Out of the Office: Greg Busch, GMR Marketing
Greg Busch can barely remember a time when he wasn't strapping on skates, grabbing a stick and chasing a puck.
Busch started playing hockey when he was 5. Thirty-seven years later, the GMR Marketing executive is still going at it, playing a couple of games a week in an adult league in Milwaukee as well as coaching his son's Mini-Mites team.
Having played youth and high school hockey growing up in Michigan and club hockey at Western Michigan, Busch now plays for the Chmill Insurance team in the Pettit National Ice Center "A" League. The team also includes three other GMR execs — Blake Rosekrans, John Steinlage and Kyle Tendick. "We really built this team because there were five of us from the office playing at a pretty high level," Busch says. "I really enjoy playing with guys I work with. It's a nice change of pace from the office."
Despite being an adult league, it's not exactly for casual players. The league also includes former NHL player Mike Watt and Jinelle Zaugg-Siergiej, a member of Team USA's silver-medal women's squad at the Vancouver Olympics. Earlier this month, Busch and his teammates won the Milwaukee City Hockey Championship, and they've won three USA Hockey Adult Classic regional tournaments in the last four years.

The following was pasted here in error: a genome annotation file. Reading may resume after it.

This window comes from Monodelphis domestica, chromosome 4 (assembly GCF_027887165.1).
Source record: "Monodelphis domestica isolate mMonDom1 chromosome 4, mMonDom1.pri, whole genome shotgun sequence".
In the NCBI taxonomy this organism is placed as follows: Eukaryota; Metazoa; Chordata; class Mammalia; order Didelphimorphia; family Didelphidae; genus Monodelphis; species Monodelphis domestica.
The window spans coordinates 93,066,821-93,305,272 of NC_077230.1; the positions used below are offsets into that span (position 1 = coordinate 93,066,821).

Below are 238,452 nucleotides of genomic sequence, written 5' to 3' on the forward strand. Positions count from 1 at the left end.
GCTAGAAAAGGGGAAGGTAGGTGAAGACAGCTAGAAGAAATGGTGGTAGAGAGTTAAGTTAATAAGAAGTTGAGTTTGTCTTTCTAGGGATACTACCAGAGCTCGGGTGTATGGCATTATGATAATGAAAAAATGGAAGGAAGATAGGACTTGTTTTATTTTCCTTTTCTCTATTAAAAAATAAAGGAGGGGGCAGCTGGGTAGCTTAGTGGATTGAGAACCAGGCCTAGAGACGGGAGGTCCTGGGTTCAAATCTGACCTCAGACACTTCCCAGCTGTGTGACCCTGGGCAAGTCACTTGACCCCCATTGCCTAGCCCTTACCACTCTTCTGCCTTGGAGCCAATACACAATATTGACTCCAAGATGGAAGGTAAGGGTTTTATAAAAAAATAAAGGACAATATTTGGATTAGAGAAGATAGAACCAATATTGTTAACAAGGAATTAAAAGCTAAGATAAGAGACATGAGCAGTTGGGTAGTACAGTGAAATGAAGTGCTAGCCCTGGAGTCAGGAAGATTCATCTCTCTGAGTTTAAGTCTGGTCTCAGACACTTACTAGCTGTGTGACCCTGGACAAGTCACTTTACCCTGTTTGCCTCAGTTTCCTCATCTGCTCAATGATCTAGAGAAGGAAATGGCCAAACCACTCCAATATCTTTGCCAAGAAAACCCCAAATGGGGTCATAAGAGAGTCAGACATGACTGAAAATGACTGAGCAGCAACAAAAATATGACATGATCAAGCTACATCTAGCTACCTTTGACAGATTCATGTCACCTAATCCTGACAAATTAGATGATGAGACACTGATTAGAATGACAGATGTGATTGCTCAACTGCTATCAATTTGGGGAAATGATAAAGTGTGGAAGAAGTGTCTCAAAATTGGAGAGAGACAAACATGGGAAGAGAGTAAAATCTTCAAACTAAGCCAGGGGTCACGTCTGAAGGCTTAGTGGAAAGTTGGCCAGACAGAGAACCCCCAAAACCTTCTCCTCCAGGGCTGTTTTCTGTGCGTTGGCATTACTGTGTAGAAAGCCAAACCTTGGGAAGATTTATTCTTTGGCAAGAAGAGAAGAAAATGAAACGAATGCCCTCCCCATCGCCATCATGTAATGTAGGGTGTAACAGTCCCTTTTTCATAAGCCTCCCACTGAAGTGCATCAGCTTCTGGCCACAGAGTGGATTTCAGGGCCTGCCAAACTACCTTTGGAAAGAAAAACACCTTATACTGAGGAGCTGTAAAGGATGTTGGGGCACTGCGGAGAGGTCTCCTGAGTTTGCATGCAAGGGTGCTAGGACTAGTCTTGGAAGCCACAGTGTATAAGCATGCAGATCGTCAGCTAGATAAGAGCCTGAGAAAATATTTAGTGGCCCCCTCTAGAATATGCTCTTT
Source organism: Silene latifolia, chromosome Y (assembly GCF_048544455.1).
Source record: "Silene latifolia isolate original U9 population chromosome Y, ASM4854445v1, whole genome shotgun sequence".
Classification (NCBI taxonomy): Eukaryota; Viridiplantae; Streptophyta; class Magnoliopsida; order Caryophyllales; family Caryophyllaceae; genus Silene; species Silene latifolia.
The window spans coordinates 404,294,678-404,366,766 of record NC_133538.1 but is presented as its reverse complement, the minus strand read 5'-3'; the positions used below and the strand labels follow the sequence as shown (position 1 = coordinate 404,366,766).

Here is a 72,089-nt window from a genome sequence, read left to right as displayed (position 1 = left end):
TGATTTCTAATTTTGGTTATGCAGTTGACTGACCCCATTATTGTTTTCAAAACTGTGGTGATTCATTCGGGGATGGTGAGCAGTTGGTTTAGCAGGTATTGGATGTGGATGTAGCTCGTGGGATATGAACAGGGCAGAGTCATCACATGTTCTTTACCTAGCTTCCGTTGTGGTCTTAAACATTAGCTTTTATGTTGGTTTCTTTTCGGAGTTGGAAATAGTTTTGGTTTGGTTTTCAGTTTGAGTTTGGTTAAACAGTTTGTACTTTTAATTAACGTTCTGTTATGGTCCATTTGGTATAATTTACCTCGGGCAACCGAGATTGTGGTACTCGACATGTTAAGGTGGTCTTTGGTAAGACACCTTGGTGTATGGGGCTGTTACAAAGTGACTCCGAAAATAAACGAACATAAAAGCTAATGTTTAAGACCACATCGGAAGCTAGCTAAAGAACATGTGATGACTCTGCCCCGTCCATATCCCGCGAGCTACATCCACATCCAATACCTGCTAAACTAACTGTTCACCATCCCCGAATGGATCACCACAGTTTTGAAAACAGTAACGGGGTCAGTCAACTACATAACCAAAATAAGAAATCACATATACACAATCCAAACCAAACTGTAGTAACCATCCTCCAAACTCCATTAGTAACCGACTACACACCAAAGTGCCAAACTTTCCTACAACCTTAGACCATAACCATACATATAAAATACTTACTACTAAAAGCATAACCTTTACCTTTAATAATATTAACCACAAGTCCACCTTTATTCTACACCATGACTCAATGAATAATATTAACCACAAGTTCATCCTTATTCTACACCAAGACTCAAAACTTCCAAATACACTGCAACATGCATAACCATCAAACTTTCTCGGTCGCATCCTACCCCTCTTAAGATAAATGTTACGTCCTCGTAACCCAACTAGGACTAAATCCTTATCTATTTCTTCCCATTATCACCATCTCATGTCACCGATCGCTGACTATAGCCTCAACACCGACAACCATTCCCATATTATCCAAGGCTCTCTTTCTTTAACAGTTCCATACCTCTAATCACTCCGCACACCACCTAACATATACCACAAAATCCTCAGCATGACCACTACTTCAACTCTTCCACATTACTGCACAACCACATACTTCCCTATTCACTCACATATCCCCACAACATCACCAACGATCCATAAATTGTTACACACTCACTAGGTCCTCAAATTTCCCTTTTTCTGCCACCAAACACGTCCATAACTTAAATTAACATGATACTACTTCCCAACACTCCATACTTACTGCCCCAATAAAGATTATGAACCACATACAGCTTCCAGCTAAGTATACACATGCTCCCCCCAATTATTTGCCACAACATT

"It's kind of a weekly mental and physical checkup," says Busch, 42. "It really just keeps the competitive juices going. It's kind of like what we do with business. I love the competition and the team aspect of it."
Busch also is a USA Hockey-certified coach and coaches his 7-year-old son Gunnar's team, the Elmbrook Eagles. "I didn't push him into it at all, but he's really, really taken to it," Busch says. "So it's a lot of fun. It's a good time for us to spend together."
He figures he'll hang up his skates someday, moving more into the coaching side of the sport. But for now, he doesn't see anything changing, other than that the winter season just ended and the summer season starts in May.
"There's certainly less competitive leagues as you get older," he says. "But hopefully I can hold off on those for a while."